- Lorna J O’Doherty, honorary fellow1,
- Angela Taft, professor2,
- Kelsey Hegarty, professor1,
- Jean Ramsay, honorary senior research fellow3,
- Leslie L Davidson, professor4,
- Gene Feder, professor5
- 1Department of General Practice, University of Melbourne, Carlton, Vic 3010, Australia
- 2Judith Lumley Centre, La Trobe University, Melbourne, Vic 3000, Australia
- 3Centre for Primary Health Care and Public Health, Barts and The London School of Medicine and Dentistry, Queen Mary College, University of London, London, UK
- 4Department of Epidemiology, Mailman School of Public Health, Columbia University, New York, NY, USA
- 5Centre for Academic Primary Care, School of Social and Community Medicine, University of Bristol, Bristol, UK
- Correspondence to: L J O’Doherty
- Accepted 10 April 2014
Objective To examine the effectiveness of screening for intimate partner violence conducted within healthcare settings to determine whether or not screening increases identification and referral to support agencies, improves women’s wellbeing, decreases further violence, or causes harm.
Design Systematic review and meta-analysis of trials assessing effectiveness of screening. Study assessment, data abstraction, and quality assessment were conducted independently by two of the authors. Standardised estimations of the risk ratios and 95% confidence intervals were calculated.
Data sources Nine databases searched up to July 2012 (CENTRAL, Medline, Medline(R), Embase, DARE, CINAHL, PsycINFO, Sociological Abstracts, and ASSIA), and five trials registers searched up to 2010.
Eligibility criteria for selecting studies Randomised or quasi-randomised trials of screening programmes for intimate partner violence involving all women aged ≥16 attending a healthcare setting. We included only studies in which clinicians in the intervention arm personally conducted the screening, or were informed of the screening result at the time of the consultation, compared with usual care (or no screening). Studies of screening programmes that were followed by structured interventions such as advocacy or therapeutic intervention were excluded.
Results 11 eligible trials (n=13 027) were identified. In six pooled studies (n=3564), screening increased the identification of intimate partner violence (risk ratio 2.33, 95% confidence interval 1.39 to 3.89), particularly in antenatal settings (4.26, 1.76 to 10.31). Based on three studies (n=1400), we detected no evidence that screening increases referrals to domestic violence support services (2.67, 0.99 to 7.20). Only two studies measured women’s experience of violence after screening (three to 18 months after screening) and found no reduction in intimate partner violence. One study reported that screening does not cause harm.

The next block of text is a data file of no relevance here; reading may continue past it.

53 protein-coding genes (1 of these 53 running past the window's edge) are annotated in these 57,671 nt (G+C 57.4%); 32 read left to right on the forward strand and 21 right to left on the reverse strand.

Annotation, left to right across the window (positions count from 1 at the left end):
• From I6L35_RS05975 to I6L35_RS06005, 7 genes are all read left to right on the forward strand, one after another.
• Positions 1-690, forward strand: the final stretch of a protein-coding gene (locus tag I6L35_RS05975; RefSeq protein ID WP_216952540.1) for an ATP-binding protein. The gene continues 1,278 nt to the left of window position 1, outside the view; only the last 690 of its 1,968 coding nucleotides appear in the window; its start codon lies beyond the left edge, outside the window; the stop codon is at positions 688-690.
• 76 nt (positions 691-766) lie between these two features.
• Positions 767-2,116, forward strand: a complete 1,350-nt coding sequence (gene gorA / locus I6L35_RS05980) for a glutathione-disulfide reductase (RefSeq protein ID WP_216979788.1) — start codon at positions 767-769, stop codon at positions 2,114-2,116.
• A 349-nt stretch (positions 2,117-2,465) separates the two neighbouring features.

Conclusions Though screening is likely to increase identification of intimate partner violence in healthcare settings, rates of identification from screening interventions were low relative to best estimates of prevalence of such violence. It is uncertain whether screening increases effective referral to supportive agencies. Screening does not seem to cause harm in the short term, but harm was measured in only one study. As the primary studies did not detect improved outcomes for women screened for intimate partner violence, there is insufficient evidence for screening in healthcare settings. Studies comparing screening versus case finding, or screening in combination with therapeutic intervention for women’s long term wellbeing, are needed to inform the implementation of identification policies in healthcare settings.
Intimate partner violence is a major cause of death and disability on a worldwide scale.1 2 The World Health Organization (WHO) highlights violence against women as a priority health issue, with one in three women globally experiencing physical and/or sexual violence from a partner.2 3 While the rates of intimate partner violence differ in low, middle, and high income regions, the health effects are similar across the globe.2 In all countries, women experiencing such violence often present in health settings and require wide ranging medical services.4 Since the late 1990s, many health professional associations have published clinician guidelines on how to identify and respond to women who have been abused,5 and health professionals are increasingly required to undertake screening in accordance with national health policies.6 7 In some countries, screening is advocated without sufficient resources or referral options in place, and clinicians often lack skills and knowledge to respond appropriately because of a lack of training.8 The WHO clinician guidelines recommend against screening, particularly in low to middle income health settings.5 On the other hand, a recent systematic review to update the 2004 recommendations from the US Preventive Services Task Force supported screening but included only a subset of trials relevant to the United States.9